KILAUEA — An inconvenience to some and a nightmare to others, the invasive dodder plant poses a threat to some native flora and fauna but has rarely received any attention.
Kilauea resident Neal Beissert said that for the past year dodder has been eating up the vegetation on his vacation rental property on Kolo Road, directly above the Kilauea River adjoining the Kilauea Point National Wildlife Refuge.
He considers his property threatened by the plant, which is spreading to neighboring land.
“It is spreading uncontrolled along the hillside and throughout the valley,” Beissert said. “It literally kills everything in its path and is advancing toward the wildlife reserve. I am concerned it will destroy numerous native plants necessary to support the wildlife population.”
Dodder is a nickname for cuscuta, a parasitic plant with more than 100 varieties that are present in temperate and tropical climates. Some varieties live out their cycle through photosynthesis, while most, including the variety found on Beissert’s property, live by feeding off of host plants.
Dodder seeds can survive for years before being carried by wind, animals or man and taking root in disturbed ground. Once the plant germinates it must find a host quickly by wrapping vine-like stems around plants — taking its water, nutrients and dropping seeds in its dead shell before moving on to the next plant.
Keren Gundersen, project manager of Kaua‘i Invasive Species Committee, said there appear to be two known dodder species in Hawai‘i. The western field dodder, a non-native plant, is common to western North America and known to be on O‘ahu and the Big Island.
The species, Cuscuta sandwichiana, which is known to Kaua‘i with six names including Kauna‘oa, are a twining, yellow to yellow-orange variety that are unique for preferring lagoon environments.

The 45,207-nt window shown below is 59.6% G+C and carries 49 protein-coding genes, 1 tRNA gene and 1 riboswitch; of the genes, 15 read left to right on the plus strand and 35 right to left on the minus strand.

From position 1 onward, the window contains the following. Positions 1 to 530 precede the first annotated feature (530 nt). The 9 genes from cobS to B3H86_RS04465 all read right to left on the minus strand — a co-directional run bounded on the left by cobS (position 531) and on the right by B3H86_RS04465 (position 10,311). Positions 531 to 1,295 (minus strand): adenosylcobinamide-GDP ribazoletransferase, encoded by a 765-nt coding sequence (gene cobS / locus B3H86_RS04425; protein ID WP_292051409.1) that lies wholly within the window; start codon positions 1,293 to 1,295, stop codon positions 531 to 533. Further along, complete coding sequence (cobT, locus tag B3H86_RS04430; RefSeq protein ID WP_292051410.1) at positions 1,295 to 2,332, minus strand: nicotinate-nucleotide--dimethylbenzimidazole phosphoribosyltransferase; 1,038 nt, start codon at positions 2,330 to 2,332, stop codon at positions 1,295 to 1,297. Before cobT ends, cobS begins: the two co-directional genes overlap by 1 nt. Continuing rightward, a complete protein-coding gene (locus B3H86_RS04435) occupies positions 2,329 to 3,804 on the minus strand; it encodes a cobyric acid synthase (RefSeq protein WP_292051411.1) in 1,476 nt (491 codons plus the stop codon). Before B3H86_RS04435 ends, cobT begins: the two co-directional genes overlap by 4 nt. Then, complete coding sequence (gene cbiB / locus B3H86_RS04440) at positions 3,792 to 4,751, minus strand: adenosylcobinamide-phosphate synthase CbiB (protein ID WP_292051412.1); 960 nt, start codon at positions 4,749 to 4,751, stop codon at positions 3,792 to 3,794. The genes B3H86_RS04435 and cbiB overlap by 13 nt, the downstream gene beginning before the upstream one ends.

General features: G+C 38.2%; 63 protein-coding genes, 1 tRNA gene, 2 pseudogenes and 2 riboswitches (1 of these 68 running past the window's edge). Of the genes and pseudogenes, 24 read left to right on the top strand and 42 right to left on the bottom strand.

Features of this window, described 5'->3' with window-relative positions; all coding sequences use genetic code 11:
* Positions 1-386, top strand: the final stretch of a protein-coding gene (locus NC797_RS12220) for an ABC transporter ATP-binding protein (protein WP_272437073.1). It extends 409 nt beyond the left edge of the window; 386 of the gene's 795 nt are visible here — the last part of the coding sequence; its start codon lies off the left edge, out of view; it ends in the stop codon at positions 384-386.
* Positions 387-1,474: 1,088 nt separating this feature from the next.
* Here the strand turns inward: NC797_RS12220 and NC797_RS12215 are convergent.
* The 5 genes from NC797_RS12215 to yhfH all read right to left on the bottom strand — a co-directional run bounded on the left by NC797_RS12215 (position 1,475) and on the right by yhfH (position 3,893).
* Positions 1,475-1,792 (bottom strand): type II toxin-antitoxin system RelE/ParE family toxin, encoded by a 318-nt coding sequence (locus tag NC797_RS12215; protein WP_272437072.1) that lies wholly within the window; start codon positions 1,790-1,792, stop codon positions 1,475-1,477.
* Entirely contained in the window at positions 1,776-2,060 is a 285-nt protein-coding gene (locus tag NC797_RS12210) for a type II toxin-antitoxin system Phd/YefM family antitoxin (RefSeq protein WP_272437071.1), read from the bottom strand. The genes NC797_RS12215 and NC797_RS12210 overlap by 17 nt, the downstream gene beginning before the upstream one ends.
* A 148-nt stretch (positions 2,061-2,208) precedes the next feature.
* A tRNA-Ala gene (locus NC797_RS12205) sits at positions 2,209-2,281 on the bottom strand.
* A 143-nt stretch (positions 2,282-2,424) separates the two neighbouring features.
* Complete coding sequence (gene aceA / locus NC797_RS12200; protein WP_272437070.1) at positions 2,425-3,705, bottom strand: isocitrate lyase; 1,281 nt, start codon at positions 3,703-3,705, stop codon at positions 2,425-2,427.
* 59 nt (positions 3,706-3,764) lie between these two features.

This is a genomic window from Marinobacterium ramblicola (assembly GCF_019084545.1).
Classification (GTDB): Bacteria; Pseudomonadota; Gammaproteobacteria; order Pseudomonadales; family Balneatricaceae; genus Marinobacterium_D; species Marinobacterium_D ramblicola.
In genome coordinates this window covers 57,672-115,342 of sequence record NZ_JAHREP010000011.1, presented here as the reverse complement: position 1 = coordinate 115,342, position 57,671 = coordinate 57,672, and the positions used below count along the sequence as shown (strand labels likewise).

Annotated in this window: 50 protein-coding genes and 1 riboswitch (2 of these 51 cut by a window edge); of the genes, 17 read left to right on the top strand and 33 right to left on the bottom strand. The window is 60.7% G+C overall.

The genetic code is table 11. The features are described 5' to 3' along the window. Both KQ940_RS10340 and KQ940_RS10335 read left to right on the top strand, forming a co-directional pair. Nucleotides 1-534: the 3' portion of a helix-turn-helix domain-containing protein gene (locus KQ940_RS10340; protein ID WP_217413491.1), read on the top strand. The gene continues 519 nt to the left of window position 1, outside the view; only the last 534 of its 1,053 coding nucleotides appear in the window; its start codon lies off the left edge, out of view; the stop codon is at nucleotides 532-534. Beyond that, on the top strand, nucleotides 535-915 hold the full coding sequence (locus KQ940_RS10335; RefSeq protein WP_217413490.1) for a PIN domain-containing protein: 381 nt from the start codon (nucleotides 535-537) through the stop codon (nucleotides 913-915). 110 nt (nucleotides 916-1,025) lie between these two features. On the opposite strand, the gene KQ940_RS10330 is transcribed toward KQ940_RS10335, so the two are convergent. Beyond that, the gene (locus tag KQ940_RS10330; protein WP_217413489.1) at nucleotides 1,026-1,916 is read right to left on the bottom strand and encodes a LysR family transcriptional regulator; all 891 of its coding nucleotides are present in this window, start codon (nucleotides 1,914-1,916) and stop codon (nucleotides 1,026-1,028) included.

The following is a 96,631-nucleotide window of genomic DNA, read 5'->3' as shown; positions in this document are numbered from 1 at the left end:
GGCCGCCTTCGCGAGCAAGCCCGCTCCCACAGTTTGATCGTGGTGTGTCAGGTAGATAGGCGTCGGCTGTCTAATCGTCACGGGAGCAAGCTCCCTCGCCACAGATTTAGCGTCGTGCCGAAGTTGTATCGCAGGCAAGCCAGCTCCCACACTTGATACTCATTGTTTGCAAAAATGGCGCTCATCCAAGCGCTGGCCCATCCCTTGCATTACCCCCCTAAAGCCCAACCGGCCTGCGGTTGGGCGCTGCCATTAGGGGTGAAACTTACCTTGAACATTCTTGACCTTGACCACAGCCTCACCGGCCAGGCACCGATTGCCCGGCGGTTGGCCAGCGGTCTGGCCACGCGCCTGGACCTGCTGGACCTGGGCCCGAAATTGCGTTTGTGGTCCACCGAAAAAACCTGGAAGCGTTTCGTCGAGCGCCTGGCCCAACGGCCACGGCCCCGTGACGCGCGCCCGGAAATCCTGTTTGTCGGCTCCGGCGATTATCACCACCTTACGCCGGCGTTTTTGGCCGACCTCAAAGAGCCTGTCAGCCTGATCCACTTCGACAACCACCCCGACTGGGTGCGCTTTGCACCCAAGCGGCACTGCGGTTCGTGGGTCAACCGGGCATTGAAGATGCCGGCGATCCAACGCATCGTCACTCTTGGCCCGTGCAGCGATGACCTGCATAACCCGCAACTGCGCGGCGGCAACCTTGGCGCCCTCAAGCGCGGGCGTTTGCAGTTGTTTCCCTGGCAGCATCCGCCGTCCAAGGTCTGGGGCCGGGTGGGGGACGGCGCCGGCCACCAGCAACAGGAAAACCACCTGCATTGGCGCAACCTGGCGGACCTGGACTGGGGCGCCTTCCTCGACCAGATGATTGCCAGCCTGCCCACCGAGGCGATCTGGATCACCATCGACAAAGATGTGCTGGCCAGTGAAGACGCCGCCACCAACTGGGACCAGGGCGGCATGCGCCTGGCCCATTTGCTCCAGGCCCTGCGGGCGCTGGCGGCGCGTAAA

“That is here on Kaua‘i,” said Gunderson. “That is a parasitic plant like mistletoe.”
Gunderson said that this variety is invasive but other plants on Kaua‘i are “horribly invasive,” such as strawberry guava, clidemia, melastoma, Australian tree feren, miconia and Kahili ginger. She said these species deserve more attention and funding for eradication efforts as they threaten the watershed.
She encouraged more awareness on lower level risk invasive plants and on what not to plant and how to get rid of them.
A botanist at the National Tropical Botanical Gardens identified Beissert’s plant as dodder. He noticed it on his land two years ago. It didn’t become a threat until recently and is spreading across the hillside.
Beissert contacted Dr. James Leary, an invasive-weed specialist with the University of Hawai‘i at Manoa Agricultural Research Center, for help. Without a meaningful solution for immediate results, he suggested “aggressive manual removal over several iterations” and acknowledged that Beissert has difficult terrain to accomplish this goal.
Beissert said his initial attempts to dig up the plants failed and they keep returning.
“We have been trying for the past year to find a means to eradicate this growing problem, to no avail,” Beissert said. “Our property is one of the few places on island where we have seen its damage.”
The long-term natural defense against dodder is to surround it with non-host plants that it cannot feed off. These includes many flower plants, grains, pasture grass, banana, ginger, onion, garlic, sugar and bamboo. Man-made removal comes from herbicides or controlled burning followed by planting non-host vegetation.
Now that he recognizes the plant, the avid hiker has noticed it only in one other spot just about a mile south of his property near the Kilauea Lighthouse and Kilauea Point National Wildlife Refuge.
“This is kind of an east coast problem,” he said.
Trae Menard, Kaua‘i director of The Nature Conservatory, said he has not dealt with dodder too much, mostly because it doesn’t come into play with his work with other invasive species considered to be more serious threats.
“This (dodder) plant can be a problem in some areas, but it does not threaten the watershed,” he said.
The Kaua‘i Watershed Alliance, which Menard also directs, lists the current threats to forests and waterways stemming from non-native animals and invasive plants. It also states that pigs, goats, cattle and deer do damage to the vegetative structure and introduce diseases, which help invasive plants take root.
Another contributor are the hurricanes, which disturb the vegetation and spread weeds around the island. The presence of man with recreational vehicles, hiking trails, domestic cultivation and burning also contribute to the growth of invasive species.